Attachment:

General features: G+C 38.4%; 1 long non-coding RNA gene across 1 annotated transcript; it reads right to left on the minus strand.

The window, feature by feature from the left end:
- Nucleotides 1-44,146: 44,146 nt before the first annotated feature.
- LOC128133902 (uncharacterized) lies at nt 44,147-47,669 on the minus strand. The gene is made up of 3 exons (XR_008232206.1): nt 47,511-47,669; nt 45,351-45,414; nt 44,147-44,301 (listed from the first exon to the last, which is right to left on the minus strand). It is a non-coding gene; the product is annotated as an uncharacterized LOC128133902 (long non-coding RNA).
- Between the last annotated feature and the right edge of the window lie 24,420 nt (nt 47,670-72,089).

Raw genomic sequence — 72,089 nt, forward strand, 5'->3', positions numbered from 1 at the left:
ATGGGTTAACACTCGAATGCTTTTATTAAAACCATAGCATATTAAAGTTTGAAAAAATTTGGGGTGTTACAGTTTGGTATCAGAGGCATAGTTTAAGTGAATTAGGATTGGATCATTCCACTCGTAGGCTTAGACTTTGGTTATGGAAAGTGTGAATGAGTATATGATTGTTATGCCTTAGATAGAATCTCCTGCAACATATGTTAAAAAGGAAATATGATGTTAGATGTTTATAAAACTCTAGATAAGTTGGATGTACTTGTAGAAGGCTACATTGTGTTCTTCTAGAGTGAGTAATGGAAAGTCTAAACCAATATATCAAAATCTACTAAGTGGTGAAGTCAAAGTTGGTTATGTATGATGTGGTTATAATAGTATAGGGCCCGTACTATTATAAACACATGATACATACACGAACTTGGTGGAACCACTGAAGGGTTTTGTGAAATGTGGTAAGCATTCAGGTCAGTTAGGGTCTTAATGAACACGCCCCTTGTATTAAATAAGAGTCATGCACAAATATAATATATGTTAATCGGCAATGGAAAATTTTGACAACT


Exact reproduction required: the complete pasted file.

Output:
General features: G+C 38.4%; 1 long non-coding RNA gene across 1 annotated transcript; it reads right to left on the minus strand.

The window, feature by feature from the left end:
- Nucleotides 1-44,146: 44,146 nt before the first annotated feature.
- LOC128133902 (uncharacterized) lies at nt 44,147-47,669 on the minus strand. The gene is made up of 3 exons (XR_008232206.1): nt 47,511-47,669; nt 45,351-45,414; nt 44,147-44,301 (listed from the first exon to the last, which is right to left on the minus strand). It is a non-coding gene; the product is annotated as an uncharacterized LOC128133902 (long non-coding RNA).
- Between the last annotated feature and the right edge of the window lie 24,420 nt (nt 47,670-72,089).

Raw genomic sequence — 72,089 nt, forward strand, 5'->3', positions numbered from 1 at the left:
ATGGGTTAACACTCGAATGCTTTTATTAAAACCATAGCATATTAAAGTTTGAAAAAATTTGGGGTGTTACAGTTTGGTATCAGAGGCATAGTTTAAGTGAATTAGGATTGGATCATTCCACTCGTAGGCTTAGACTTTGGTTATGGAAAGTGTGAATGAGTATATGATTGTTATGCCTTAGATAGAATCTCCTGCAACATATGTTAAAAAGGAAATATGATGTTAGATGTTTATAAAACTCTAGATAAGTTGGATGTACTTGTAGAAGGCTACATTGTGTTCTTCTAGAGTGAGTAATGGAAAGTCTAAACCAATATATCAAAATCTACTAAGTGGTGAAGTCAAAGTTGGTTATGTATGATGTGGTTATAATAGTATAGGGCCCGTACTATTATAAACACATGATACATACACGAACTTGGTGGAACCACTGAAGGGTTTTGTGAAATGTGGTAAGCATTCAGGTCAGTTAGGGTCTTAATGAACACGCCCCTTGTATTAAATAAGAGTCATGCACAAATATAATATATGTTAATCGGCAATGGAAAATTTTGACAACT